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Shifting the risk

Improving enforcement of employment rights
Report type
Research and reports
Issue date
Key findings

The key takeaway from this report is that companies should have a greater legal responsibility for the people who do work for them.

We put forward a set of recommendations that will make it easier for workers to enforce their workplace rights. Our recommendations focus on:

  • Restoring accountability to supply chains
  • Promoting collective bargaining as the primary vehicle for raising workplace standards and ensuring compliance with labour standards
  • Boosting the effectiveness of state led enforcement activity

There is large scale noncompliance with basic employment rights in the UK labour market.

Up to 580,000 workers are being paid below National Minimum Wage (NMW) rates. At least 2 million workers do not receive legal minimum paid holiday entitlements, missing out on £1.6bn in paid holiday per year. Existing enforcement mechanisms are clearly failing many workers.

This report looks at how they should be strengthened, particularly in a climate where organisations are proactively taking steps to transfer their employment law and tax obligations to other parties.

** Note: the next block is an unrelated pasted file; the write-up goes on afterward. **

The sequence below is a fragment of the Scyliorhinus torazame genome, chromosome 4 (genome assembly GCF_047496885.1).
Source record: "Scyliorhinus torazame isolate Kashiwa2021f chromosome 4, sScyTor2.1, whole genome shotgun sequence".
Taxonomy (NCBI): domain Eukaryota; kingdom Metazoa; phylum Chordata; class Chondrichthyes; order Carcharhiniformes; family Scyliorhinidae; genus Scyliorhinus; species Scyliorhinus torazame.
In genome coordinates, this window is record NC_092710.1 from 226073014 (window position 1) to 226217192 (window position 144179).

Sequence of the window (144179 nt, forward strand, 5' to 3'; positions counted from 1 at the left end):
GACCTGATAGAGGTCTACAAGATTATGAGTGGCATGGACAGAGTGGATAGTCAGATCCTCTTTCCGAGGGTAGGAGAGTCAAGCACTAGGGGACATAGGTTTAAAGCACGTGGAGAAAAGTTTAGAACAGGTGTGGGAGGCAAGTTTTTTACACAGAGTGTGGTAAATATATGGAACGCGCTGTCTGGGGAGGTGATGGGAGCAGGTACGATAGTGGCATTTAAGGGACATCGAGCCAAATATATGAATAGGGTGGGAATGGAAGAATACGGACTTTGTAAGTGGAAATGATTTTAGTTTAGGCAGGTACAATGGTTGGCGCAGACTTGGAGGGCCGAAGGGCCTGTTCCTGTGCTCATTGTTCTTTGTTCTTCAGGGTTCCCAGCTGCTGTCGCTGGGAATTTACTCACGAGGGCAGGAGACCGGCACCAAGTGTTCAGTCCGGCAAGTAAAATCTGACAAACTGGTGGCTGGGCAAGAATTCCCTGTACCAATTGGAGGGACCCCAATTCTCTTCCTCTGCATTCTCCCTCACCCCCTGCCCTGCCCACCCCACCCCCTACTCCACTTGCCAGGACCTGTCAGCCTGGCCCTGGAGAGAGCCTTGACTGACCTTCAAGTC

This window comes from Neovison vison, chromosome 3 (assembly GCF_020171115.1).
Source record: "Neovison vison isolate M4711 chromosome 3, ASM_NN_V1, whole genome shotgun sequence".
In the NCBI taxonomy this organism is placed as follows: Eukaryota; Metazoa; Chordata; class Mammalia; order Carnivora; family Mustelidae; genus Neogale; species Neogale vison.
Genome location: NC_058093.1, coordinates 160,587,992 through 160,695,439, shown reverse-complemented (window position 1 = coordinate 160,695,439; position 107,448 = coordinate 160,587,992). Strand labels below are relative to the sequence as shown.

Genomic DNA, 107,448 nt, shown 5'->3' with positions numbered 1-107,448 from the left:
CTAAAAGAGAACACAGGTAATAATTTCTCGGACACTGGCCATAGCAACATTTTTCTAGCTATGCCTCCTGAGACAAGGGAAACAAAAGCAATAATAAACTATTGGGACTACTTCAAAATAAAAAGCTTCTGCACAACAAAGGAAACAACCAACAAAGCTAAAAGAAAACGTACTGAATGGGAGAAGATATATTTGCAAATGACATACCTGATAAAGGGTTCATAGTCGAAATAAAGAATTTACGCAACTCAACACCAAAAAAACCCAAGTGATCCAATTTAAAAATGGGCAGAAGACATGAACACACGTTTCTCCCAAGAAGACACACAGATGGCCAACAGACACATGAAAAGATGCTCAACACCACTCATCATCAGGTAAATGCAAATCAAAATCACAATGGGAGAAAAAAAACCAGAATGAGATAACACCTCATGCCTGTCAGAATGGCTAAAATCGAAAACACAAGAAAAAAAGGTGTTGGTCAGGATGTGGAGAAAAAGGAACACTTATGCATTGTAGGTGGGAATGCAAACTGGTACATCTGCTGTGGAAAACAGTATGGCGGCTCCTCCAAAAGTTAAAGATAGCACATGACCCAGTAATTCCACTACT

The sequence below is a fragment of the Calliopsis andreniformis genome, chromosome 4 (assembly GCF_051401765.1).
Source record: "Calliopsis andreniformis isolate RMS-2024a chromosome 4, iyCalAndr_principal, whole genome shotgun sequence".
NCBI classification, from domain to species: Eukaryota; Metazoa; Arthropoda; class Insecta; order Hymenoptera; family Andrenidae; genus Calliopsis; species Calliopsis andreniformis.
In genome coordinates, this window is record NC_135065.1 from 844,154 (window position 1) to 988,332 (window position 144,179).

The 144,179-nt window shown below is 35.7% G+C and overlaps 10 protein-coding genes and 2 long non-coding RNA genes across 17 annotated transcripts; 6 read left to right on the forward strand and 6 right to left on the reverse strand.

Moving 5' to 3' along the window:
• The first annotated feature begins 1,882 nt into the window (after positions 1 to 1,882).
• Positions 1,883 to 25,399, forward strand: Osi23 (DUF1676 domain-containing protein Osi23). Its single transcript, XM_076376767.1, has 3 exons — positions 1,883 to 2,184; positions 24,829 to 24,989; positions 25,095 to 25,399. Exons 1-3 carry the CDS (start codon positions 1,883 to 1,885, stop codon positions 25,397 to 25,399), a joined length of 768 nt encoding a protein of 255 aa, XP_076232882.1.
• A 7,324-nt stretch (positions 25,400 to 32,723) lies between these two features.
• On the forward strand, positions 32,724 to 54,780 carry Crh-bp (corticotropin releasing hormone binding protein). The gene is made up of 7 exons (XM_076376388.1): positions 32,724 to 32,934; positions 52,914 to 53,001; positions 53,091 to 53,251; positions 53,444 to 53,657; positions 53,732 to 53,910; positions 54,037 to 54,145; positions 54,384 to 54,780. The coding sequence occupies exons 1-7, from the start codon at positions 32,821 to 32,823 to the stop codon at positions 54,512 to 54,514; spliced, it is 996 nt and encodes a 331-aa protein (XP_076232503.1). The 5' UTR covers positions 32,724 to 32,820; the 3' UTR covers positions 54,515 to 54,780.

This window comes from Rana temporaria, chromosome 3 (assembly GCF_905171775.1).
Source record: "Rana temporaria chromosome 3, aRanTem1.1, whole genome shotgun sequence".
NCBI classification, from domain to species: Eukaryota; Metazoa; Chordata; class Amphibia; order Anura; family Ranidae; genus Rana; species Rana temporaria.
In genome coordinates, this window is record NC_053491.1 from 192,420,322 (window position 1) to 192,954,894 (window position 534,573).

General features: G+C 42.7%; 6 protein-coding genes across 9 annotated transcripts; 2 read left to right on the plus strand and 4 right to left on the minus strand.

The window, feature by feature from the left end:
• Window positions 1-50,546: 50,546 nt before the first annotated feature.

Organisations are using a range of strategies to transfer accountability to other parties. This leads to them having little responsibility for the people who do work for them. These include:

  • Outsourcing - contracting out tasks, operations, jobs or processes to an external contracted third party for a specific period. Companies providing outsourced services employ 3.3 million people across the UK
  • Franchising – a franchisor grants a licence, which entitles the franchisee to own and operate their own business under the brand, systems and business model of the franchisor. Franchised businesses employ over 615,000 people in the UK
  • Use of labour market intermediaries to source workers – the use of recruitment agencies, umbrella companies and personal service companies means organisations can avoid the employment law and tax obligations of directly employing their workforce. We estimate that there are approximately 2 million people employed via labour market intermediaries
  • Developing complex supply chains – hiring additional individuals or companies (subcontractors) to help complete a project and transferring liability to organisations further down the supply chain 

In this report, we highlight how these strategies operate across a range of sectors, eroding the accountability that an organisation has to its workforce. This fragmentation of the labour market makes it more difficult for workers to enforce their employment rights. We’ll demonstrate the negative impact on workers, including:

  • Confusion over who their employer is and who has responsibility for employment rights
  • Restricted access to employment rights
  • Deteriorating terms and conditions
  • And breaches of basic workplace rights.
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